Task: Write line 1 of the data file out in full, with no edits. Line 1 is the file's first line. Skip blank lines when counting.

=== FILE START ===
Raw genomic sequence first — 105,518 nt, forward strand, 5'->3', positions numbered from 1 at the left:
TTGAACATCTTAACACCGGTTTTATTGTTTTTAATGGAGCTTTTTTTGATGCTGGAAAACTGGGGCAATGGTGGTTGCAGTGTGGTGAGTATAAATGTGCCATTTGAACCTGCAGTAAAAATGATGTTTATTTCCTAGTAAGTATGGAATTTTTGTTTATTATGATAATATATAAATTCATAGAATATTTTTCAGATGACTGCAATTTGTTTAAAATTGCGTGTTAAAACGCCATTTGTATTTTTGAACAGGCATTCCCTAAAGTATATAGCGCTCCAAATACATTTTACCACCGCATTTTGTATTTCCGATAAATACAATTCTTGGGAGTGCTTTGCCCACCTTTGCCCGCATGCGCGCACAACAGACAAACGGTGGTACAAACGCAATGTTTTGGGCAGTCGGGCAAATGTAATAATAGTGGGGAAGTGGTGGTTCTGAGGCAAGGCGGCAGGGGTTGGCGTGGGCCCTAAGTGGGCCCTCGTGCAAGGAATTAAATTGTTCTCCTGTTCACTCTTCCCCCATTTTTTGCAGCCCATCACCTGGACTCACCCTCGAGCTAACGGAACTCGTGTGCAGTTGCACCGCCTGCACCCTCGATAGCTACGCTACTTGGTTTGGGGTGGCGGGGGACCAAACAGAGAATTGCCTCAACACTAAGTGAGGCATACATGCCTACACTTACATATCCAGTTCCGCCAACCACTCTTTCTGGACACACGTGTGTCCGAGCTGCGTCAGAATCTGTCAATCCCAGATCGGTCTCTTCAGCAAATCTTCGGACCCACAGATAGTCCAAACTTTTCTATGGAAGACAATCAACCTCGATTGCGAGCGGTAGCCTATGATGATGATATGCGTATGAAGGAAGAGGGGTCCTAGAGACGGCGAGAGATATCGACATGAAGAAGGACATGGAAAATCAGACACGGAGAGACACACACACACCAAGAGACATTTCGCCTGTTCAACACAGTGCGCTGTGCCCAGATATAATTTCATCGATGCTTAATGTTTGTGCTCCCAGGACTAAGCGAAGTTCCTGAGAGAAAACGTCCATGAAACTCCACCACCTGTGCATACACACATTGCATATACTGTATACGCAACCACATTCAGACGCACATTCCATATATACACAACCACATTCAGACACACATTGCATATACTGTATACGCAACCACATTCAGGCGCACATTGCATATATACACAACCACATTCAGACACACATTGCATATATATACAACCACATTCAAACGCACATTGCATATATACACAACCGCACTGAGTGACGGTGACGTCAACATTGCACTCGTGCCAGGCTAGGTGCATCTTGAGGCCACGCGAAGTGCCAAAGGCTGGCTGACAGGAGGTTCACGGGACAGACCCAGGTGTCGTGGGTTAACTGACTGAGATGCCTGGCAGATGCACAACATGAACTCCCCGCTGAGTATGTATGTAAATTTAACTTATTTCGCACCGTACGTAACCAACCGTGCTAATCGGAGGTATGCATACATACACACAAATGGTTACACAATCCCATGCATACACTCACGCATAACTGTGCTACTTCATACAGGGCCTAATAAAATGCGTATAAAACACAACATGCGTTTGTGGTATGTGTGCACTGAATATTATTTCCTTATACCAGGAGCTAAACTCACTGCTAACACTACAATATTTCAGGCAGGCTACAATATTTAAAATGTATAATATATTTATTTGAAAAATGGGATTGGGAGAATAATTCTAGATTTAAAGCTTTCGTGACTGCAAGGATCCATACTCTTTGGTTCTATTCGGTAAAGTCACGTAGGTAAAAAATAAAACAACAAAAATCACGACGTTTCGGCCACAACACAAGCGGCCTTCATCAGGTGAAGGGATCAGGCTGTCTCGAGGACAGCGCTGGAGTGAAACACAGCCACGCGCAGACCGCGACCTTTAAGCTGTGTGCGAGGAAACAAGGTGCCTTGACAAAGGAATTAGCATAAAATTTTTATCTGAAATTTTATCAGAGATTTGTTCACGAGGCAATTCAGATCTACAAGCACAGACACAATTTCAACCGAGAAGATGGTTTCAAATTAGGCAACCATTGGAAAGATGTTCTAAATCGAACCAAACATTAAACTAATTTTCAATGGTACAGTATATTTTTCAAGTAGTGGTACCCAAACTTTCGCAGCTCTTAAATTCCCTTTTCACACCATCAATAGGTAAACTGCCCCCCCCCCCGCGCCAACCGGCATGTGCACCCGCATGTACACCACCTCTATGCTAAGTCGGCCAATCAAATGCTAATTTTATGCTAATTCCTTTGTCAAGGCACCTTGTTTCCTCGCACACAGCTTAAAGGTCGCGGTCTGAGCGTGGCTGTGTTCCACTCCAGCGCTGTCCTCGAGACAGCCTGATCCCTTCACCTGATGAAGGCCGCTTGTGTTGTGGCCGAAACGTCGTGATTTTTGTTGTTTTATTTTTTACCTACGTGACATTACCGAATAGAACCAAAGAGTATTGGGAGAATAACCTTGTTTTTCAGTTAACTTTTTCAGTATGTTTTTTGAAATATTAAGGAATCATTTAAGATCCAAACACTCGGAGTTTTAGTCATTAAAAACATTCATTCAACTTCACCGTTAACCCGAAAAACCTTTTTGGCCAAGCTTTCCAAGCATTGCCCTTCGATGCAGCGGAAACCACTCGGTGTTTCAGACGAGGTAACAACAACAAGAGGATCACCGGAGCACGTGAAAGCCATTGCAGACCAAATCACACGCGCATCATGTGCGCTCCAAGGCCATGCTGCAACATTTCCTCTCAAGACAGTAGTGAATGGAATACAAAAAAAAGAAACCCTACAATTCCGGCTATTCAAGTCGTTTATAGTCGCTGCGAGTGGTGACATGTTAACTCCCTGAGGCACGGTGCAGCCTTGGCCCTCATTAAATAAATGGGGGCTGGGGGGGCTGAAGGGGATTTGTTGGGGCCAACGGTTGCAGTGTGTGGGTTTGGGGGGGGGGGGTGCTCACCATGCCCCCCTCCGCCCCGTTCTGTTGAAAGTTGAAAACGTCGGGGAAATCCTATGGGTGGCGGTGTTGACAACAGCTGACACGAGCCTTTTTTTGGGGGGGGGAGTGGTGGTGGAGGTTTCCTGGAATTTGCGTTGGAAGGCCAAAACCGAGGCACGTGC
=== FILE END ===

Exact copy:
Raw genomic sequence first — 105,518 nt, forward strand, 5'->3', positions numbered from 1 at the left: